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Date: 19 March 2018
Why not attend one of our free health talks?
Registration and refreshments
10:00 – 10:30
Members’ health talk
10:30 – 12:00
Lecture Theatre 3, Education Centre, Level 1, QEHB
Wednesday 21 February 2018 – Digital technology and your health
QEHB is a ‘Global Digital Exemplar’; an internationally recognised NHS provider delivering exceptional care, efficiently, through the use of world-class digital technology and information. But why is this important for patients, and how does it improve the care you receive?
The Trust’s Head of Clinical Systems Development and Electronic Patient Records, Deb McKee, and Katie Squire, Informatics Programme Manager for the Trust’s patient records portal ‘MyHealth@QEHB’ discuss how we are leading the way in the NHS by improving patient care and increasing safety using cutting edge, in-house innovation and programming skills to improve the technology we use every day making a real difference to our patient and clinician experience.
Wednesday 28 March 2018 – Parkinson’s Disease
It is 200 years since James Parkinson first described the condition bearing his name but only the last 50 years in which we have made significant advances in understanding causes and treatment strategies. The pace of this is accelerating and giving more hope to newly-diagnosed patients; although lots of challenges remain.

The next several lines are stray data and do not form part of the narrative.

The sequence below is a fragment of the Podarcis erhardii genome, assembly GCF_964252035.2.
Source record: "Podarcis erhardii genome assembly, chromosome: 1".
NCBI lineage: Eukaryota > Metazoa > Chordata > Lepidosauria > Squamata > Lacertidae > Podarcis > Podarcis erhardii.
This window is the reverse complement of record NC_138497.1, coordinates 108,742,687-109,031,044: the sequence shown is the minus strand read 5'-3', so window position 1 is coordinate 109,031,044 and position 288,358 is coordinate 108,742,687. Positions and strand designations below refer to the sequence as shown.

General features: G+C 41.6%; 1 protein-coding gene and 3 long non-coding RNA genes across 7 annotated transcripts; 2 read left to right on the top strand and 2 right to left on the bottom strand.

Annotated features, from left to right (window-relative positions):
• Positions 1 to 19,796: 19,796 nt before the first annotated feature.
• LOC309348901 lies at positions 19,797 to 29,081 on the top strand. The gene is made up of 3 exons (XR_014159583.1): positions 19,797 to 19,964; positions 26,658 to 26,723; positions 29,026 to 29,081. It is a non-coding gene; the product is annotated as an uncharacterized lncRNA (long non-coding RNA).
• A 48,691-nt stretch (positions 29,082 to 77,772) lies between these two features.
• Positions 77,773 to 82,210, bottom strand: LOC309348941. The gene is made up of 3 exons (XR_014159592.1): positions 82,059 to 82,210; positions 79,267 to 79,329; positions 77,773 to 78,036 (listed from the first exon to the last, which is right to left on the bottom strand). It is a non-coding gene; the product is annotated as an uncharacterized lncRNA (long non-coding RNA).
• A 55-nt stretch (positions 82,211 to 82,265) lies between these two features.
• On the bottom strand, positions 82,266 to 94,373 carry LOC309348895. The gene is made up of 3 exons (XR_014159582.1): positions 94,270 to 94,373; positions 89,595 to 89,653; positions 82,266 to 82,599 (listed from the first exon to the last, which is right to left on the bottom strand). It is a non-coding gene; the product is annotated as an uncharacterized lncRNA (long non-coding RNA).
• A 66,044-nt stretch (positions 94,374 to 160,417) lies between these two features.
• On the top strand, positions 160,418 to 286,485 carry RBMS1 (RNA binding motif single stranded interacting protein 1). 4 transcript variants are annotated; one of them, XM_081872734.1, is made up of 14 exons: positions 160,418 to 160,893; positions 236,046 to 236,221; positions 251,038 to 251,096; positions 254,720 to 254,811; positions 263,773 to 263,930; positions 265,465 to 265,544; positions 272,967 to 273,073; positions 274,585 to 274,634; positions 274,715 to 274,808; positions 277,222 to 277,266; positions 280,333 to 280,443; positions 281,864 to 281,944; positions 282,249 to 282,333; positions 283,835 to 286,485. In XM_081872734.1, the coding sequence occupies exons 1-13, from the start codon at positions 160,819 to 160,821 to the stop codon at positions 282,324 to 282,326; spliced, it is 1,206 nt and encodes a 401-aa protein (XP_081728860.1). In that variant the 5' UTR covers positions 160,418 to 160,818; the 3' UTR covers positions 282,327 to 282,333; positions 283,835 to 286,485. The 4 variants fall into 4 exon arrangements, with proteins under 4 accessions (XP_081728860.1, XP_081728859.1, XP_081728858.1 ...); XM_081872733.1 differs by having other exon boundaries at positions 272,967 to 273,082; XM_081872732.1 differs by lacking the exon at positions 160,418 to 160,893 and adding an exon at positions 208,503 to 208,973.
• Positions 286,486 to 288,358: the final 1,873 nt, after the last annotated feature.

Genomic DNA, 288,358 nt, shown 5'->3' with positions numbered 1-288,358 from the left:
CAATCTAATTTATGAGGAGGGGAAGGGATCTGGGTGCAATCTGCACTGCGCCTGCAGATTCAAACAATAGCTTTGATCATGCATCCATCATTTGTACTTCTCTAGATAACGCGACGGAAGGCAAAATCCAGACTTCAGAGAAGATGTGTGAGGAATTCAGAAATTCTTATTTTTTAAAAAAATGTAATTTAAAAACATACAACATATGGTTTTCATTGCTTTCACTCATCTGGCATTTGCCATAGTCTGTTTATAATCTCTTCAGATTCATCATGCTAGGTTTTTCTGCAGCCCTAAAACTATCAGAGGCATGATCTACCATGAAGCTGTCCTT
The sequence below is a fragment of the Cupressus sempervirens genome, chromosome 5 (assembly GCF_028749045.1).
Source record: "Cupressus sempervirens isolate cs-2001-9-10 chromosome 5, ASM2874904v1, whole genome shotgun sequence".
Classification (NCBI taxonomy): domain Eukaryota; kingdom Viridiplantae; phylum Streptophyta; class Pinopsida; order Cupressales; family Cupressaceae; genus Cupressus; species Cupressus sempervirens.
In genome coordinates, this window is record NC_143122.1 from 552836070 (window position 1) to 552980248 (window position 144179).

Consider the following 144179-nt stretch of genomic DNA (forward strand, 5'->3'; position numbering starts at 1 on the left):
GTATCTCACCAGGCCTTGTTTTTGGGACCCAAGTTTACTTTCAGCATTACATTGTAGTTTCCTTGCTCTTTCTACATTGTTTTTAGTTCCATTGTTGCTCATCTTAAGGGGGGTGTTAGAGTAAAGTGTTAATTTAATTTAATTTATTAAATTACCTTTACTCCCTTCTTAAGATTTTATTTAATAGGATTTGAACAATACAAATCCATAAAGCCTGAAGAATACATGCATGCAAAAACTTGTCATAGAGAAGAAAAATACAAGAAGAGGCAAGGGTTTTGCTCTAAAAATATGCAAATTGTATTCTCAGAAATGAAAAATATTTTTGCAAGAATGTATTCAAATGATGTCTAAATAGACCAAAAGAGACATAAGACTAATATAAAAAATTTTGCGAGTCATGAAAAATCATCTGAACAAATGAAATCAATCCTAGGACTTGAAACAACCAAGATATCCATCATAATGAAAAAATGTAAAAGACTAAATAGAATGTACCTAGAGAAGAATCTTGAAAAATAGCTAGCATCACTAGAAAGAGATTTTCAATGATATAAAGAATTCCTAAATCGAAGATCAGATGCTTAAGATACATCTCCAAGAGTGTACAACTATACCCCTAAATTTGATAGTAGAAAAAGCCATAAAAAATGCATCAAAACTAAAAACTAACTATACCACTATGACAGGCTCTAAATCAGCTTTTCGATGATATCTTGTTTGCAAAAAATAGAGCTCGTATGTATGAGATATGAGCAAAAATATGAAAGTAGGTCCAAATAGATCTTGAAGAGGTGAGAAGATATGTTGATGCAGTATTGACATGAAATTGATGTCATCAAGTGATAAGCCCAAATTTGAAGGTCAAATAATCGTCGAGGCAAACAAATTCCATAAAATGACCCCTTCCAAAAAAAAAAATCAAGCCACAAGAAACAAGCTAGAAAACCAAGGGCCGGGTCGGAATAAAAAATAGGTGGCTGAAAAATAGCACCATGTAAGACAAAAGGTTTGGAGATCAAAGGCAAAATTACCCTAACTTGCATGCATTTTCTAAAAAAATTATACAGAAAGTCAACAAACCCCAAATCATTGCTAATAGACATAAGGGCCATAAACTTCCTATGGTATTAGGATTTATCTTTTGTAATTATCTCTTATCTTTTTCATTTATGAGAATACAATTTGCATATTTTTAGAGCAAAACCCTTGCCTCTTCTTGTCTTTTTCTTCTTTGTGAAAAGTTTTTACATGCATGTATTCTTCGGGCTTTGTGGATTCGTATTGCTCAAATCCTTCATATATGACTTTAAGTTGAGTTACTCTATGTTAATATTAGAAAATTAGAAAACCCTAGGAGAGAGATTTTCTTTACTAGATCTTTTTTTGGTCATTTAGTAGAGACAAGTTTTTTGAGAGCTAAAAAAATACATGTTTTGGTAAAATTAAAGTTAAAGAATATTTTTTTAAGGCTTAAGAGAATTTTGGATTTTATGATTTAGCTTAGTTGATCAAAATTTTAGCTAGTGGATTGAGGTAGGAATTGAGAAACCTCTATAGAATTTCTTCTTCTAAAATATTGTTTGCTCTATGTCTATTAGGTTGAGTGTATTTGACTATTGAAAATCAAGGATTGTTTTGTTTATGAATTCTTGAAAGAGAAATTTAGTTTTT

Consultant Neurologist, Dr Hardev Pall, will deliver a talk on the condition that affects over 100,000 people in the UK.
Tuesday 17 April 2018 – Long term effects of common medication
Anxiety, depression, weight gain, addiction, dependency; some of the long term negative effects of common medication, but do the benefits outweigh the risk?
The Trust’s Principal Pharmacist, Emma Suggett, speaks about the common medication we take and how they support us living longer or healthier lives. But is that always the case?
Monday 21 May 2018 – ‘Dying Matters’
Talking about dying makes it more likely that you or your loved one will die as you might have wished, and it will make it easier for your loved ones if they know you have had a ‘good death’.
But what happens in hospitals at the end of life, what should we expect as patients or carers, and what can we do now to have a ‘good death’?
Dr John Speakman, Consultant in Palliative Medicine at UHB, and End of Life Clinical Nurse Specialist, Fiona Dakin, look at why dying matters and the decisions we can make now when it comes to the end of our lives.